IOWA CITY Iowa, — Far away from the practice field, sitting in a chair with a pencil in hand, Sean Welsh made some of his most important strides.
Inside the Iowa football complex, with film of his latest practice session running, Welsh went back-and-forth over his reps, figuring out what he needed to work on. It was here, in these sessions, where his first steps toward becoming an All-American truly started.
“It’s like writing notes,” Welsh said. “It’s like recall. When you write stuff down, if you aren’t paying attention, you will remember it better than just listening to it. That is the same thing with film. It really cements it in your head so the next time you are out there and you are in that situation you can fix it.”
Film doesn’t lie
Welsh started parts of the last three seasons. He earned second-team All-America accolades at offensive guard from USA Today following his redshirt junior year in 2016. He is arguably the best player on the reigning Joe Moore Award-winning offensive line unit.
But when he arrived, Welsh was a 3-star prospect from Ohio struggling to find his way during preseason camp.
It was a little like being thrown into the deep end of a pool and being told to swim. He needed to adapt to the pace, style and physicality of college football while dumping his old high school habits for the technique the Hawkeyes preached.
It wasn’t always easy, at least not until the video came on.
“It’s more in remembering things,” Welsh said. “You’ll screw up on the field. You’ll think this is what I did. This is what made me screw up and you’ll forget about it. Then you’ll watch the film and it clicks.”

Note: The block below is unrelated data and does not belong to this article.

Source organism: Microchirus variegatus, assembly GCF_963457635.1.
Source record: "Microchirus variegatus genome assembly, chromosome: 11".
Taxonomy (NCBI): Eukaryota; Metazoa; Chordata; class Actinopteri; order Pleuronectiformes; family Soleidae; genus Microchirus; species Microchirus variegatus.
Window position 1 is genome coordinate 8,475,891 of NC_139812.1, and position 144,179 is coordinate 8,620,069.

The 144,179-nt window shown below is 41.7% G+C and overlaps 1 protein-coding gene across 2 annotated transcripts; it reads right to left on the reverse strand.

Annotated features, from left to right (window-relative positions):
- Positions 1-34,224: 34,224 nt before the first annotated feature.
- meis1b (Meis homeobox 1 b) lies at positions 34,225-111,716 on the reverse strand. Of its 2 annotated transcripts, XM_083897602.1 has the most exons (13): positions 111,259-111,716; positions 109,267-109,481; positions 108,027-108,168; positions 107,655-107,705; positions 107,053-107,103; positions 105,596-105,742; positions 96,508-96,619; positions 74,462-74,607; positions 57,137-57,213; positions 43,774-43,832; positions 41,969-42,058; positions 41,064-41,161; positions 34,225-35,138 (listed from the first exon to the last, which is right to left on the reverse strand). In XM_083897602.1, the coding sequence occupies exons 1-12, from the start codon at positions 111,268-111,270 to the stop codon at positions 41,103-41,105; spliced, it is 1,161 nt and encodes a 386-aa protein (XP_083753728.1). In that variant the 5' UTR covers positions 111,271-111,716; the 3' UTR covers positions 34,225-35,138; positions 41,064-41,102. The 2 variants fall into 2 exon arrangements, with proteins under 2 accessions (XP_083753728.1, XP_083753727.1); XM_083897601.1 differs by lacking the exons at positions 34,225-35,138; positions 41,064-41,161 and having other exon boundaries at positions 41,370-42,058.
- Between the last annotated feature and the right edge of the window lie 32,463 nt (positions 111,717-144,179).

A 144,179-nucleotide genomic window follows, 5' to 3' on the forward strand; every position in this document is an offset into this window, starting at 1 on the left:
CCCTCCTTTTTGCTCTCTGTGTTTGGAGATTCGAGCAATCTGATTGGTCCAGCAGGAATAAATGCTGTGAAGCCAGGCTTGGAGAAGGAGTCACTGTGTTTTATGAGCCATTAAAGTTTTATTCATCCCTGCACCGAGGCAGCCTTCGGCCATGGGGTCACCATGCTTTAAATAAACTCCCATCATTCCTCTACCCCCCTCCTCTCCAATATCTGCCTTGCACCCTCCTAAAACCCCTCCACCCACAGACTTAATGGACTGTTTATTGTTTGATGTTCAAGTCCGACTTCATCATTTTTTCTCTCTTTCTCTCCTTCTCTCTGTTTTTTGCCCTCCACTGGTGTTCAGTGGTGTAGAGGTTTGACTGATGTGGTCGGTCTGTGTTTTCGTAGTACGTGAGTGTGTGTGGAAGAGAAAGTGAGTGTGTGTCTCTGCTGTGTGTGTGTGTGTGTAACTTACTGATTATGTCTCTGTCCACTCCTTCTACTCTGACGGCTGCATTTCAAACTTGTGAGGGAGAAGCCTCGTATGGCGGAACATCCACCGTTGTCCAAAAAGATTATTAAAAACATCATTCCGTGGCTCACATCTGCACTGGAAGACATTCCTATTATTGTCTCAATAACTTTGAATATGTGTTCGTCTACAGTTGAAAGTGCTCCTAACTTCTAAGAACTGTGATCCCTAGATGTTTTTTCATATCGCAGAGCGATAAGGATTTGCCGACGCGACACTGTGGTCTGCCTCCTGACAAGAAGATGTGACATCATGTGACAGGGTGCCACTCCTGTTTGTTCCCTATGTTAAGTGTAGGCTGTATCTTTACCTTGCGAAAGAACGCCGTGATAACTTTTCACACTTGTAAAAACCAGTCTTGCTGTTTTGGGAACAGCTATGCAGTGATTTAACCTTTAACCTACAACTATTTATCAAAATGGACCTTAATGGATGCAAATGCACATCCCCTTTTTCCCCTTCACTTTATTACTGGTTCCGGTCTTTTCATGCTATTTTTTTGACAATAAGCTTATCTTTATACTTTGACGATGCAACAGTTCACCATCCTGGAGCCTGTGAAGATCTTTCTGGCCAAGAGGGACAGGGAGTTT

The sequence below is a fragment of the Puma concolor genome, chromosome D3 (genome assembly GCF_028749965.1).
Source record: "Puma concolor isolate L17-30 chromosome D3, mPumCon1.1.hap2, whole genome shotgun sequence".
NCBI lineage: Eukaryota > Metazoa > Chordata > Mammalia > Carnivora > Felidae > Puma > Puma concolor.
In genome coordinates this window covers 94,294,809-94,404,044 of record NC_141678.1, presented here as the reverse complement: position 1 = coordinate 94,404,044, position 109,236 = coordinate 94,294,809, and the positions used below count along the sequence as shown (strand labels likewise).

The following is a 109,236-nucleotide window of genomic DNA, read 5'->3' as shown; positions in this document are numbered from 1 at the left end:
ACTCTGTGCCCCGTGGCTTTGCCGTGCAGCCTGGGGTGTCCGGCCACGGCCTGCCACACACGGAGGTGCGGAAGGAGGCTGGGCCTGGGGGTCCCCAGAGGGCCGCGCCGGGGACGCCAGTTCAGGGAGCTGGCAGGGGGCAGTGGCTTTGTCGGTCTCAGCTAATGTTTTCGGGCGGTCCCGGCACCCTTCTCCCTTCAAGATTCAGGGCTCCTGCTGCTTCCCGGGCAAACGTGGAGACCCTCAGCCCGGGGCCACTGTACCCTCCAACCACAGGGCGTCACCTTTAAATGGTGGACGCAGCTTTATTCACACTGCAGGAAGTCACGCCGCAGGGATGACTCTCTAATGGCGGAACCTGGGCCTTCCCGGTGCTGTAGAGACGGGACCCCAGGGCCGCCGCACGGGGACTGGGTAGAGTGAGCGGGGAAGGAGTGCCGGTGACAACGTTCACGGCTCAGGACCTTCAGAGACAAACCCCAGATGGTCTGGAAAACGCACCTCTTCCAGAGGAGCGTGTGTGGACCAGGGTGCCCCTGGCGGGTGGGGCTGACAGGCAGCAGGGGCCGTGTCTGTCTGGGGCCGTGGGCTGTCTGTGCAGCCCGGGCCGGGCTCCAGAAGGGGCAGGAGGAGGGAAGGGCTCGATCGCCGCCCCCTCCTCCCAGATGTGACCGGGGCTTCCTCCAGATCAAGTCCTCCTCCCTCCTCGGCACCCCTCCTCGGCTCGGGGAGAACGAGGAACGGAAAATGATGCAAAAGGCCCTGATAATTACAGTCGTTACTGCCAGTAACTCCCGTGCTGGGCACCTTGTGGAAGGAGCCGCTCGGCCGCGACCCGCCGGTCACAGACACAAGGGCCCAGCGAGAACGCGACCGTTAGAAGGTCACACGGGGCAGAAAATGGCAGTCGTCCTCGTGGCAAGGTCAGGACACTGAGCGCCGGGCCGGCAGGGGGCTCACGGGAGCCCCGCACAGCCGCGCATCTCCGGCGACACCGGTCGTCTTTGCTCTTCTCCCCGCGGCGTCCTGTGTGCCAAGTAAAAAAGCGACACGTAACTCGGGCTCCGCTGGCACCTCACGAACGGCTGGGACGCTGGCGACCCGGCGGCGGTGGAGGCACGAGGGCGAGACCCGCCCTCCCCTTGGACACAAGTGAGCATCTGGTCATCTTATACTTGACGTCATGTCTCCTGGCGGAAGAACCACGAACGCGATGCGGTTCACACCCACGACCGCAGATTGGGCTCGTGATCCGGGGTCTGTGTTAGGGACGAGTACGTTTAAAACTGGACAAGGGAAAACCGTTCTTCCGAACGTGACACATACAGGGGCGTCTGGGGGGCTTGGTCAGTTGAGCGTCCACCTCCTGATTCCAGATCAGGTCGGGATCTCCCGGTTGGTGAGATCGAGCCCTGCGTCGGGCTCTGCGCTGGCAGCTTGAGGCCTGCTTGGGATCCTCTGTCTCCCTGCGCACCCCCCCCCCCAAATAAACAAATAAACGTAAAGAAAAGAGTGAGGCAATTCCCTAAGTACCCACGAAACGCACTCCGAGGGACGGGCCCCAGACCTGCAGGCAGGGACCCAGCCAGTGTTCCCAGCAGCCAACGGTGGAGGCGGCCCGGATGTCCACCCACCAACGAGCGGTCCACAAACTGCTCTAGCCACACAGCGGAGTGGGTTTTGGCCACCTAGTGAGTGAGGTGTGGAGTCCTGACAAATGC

Film became one of Welsh’s best learning tools. He dissected his play and saw why Iowa offensive line coach Brian Ferentz kept telling him to keep his backside elbow in and step into the groin of a defensive lineman. Welsh still uses film to refine his technique as he enters his senior season.
“It’s the same stuff,” Welsh said. “It doesn’t change. The process never changes, and that’s what you learn as you get older. It’s simple to understand, but it’s hard to do.”
That’s why Welsh and the rest of the offensive line prefer group sessions. Several linemen will cram together to watch film, older players passing on tips to younger players while everyone takes notes on opponents or how to fine-tune their fundamentals.
“You have to learn how to watch film,” offensive tackle Ike Boettger said. “There isn’t a quick fix for it, but once you get it you can really improve.”
Film room to the field
It didn’t take Welsh long to start putting things together. He started nine games as a redshirt freshman in 2014. He made 26 starts over the last two seasons, earning honorable mention all-conference honors as a sophomore before receiving national recognition as a junior.
Watching film is good, but it doesn’t do much if a player can’t translate what he learns onto the field.
“It’s really important to be able to watch yourself and be objective and really look at what you need to improve,” Welsh said. “You can’t just stop there. You have to know I have to think about this when we start 9-on-7 (drills.)”
Practice time and hours spent drilling fundamentals are a requirement for success. So is learning the playbook and spending plenty of time in the weight room.
Film is just as important. Just ask Welsh.
“I wouldn’t have gotten this far without it,” Welsh said.